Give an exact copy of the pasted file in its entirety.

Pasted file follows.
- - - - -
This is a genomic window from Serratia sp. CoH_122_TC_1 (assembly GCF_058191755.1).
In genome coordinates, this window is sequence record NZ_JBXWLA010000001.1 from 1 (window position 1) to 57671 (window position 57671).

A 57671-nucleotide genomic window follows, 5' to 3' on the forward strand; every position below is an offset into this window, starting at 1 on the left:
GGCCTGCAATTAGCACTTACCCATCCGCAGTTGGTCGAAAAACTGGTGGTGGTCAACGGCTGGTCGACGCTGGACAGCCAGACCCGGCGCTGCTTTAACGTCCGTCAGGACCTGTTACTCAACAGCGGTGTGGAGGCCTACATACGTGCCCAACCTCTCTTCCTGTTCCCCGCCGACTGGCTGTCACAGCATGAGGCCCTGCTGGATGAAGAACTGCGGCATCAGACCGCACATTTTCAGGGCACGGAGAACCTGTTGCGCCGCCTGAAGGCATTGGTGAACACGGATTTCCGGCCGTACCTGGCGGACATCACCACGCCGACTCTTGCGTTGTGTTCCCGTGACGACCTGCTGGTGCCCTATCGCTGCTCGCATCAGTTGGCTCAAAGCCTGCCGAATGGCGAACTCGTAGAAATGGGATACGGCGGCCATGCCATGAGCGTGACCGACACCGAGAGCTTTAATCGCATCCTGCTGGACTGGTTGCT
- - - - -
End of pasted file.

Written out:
This is a genomic window from Serratia sp. CoH_122_TC_1 (assembly GCF_058191755.1).
In genome coordinates, this window is sequence record NZ_JBXWLA010000001.1 from 1 (window position 1) to 57671 (window position 57671).

A 57671-nucleotide genomic window follows, 5' to 3' on the forward strand; every position below is an offset into this window, starting at 1 on the left:
GGCCTGCAATTAGCACTTACCCATCCGCAGTTGGTCGAAAAACTGGTGGTGGTCAACGGCTGGTCGACGCTGGACAGCCAGACCCGGCGCTGCTTTAACGTCCGTCAGGACCTGTTACTCAACAGCGGTGTGGAGGCCTACATACGTGCCCAACCTCTCTTCCTGTTCCCCGCCGACTGGCTGTCACAGCATGAGGCCCTGCTGGATGAAGAACTGCGGCATCAGACCGCACATTTTCAGGGCACGGAGAACCTGTTGCGCCGCCTGAAGGCATTGGTGAACACGGATTTCCGGCCGTACCTGGCGGACATCACCACGCCGACTCTTGCGTTGTGTTCCCGTGACGACCTGCTGGTGCCCTATCGCTGCTCGCATCAGTTGGCTCAAAGCCTGCCGAATGGCGAACTCGTAGAAATGGGATACGGCGGCCATGCCATGAGCGTGACCGACACCGAGAGCTTTAATCGCATCCTGCTGGACTGGTTGCT